California awards ‘first’ generative AI contract in state’s history

California's transportation department says its agreement with the transportation data and software firm Inrix marks a first in state history.
(Getty Images)

The software firm Inrix on Wednesday announced it was selected by the California Department of Transportation to provide a proof of concept for its generative artificial intelligence traffic software to improve safety on the state’s roadways. According to the department, it’s the state’s first award of a technology contract that involves the use of generative AI.

The software, Inrix Compass, uses the company’s real-time and historical traffic data — along with statewide datasets on crashes and roadway inventories — to assess risk and make recommendations on projects. According to Inrix, the technology will allow California transportation officials to make predictions about every functional road in the state, from rural highways to busy city thoroughfares.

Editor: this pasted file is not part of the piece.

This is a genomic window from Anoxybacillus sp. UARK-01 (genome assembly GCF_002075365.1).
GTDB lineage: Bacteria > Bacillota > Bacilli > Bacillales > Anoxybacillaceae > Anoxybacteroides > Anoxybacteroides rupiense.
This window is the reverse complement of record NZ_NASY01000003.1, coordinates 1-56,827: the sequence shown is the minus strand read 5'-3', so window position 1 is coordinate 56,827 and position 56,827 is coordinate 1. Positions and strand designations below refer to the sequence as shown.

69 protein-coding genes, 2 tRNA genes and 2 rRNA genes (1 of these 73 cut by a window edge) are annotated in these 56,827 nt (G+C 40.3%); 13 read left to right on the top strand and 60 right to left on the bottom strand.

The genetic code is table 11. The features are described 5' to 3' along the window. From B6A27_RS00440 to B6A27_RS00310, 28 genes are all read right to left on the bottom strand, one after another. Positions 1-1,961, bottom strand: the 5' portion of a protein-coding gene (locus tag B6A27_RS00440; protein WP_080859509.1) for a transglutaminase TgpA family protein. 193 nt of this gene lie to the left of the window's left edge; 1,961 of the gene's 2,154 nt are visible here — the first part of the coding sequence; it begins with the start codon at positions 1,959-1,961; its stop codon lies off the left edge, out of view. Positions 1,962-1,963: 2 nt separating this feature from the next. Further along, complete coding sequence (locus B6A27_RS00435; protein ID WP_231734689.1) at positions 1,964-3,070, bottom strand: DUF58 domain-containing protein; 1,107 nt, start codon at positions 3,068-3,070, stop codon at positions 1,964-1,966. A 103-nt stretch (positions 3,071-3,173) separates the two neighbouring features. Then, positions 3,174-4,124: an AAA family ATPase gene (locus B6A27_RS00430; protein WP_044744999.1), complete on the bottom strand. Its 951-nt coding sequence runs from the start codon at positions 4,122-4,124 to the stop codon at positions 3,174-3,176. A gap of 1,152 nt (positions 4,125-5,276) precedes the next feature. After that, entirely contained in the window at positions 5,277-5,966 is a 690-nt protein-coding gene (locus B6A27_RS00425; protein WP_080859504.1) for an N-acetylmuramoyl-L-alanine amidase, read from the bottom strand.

According to the company’s announcement, users will also be able to ask questions about roadway areas that have certain risk factors. Inrix claims the system can recognize anomalous safety patterns and that it can recommend changes to operations to improve safety and reduce traffic.

The contract stems from California’s request earlier this year for companies to propose generative AI tools that could help the state reduce traffic and make roads safer for especially vulnerable roadway users, such as pedestrians, cyclists and scooter riders. The request followed the release of a first report last November from California’s AI task force on the benefits and many risks posed by generative AI.


Many other states use Inrix’s data analytics tools to improve roadway safety and attempt to reduce traffic congestion, including Louisiana, Oregon, Tennessee, Texas and Rhode Island, among others.

Keely Quinlan

Written by Keely Quinlan

Keely Quinlan reports on privacy and digital government for StateScoop. She was an investigative news reporter with Clarksville Now in Tennessee, where she resides, and her coverage included local crimes, courts, public education and public health. Her work has appeared in Teen Vogue, Stereogum and other outlets. She earned her bachelor’s in journalism and master’s in social and cultural analysis from New York University.

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